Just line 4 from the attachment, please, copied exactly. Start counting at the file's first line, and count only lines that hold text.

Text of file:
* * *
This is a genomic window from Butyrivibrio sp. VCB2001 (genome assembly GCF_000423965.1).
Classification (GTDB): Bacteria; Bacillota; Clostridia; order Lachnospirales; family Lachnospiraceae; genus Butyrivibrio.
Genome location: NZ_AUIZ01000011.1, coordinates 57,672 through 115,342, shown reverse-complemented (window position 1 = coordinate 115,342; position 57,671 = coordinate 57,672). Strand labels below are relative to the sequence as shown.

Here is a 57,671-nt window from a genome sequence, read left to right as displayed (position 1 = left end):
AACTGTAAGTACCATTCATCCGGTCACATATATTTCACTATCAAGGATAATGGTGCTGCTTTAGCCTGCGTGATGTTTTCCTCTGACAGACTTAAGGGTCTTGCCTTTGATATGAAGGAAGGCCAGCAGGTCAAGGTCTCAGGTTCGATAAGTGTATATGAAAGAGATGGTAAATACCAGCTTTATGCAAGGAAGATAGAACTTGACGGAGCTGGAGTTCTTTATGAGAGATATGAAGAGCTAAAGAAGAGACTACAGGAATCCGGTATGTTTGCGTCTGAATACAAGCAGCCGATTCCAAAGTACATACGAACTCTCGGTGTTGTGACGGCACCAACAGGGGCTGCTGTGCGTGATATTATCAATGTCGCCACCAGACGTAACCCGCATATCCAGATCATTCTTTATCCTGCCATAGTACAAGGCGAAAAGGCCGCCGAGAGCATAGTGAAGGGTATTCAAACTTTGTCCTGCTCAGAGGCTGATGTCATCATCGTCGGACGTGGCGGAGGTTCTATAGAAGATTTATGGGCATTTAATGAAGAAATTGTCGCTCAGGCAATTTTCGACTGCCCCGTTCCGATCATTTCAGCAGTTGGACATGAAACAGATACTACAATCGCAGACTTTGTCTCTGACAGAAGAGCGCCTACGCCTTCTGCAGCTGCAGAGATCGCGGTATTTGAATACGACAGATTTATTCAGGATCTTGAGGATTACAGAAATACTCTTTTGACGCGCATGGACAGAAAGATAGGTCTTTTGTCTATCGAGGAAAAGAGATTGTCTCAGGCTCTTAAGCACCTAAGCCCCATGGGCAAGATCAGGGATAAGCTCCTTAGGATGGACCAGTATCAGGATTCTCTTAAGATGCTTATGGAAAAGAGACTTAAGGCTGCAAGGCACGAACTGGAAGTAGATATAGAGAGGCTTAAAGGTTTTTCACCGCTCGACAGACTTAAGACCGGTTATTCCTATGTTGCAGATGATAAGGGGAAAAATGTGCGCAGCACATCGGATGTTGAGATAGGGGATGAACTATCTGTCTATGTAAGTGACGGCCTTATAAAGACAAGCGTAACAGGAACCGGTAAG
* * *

Here is a 57,671-nt window from a genome sequence, read left to right as displayed (position 1 = left end):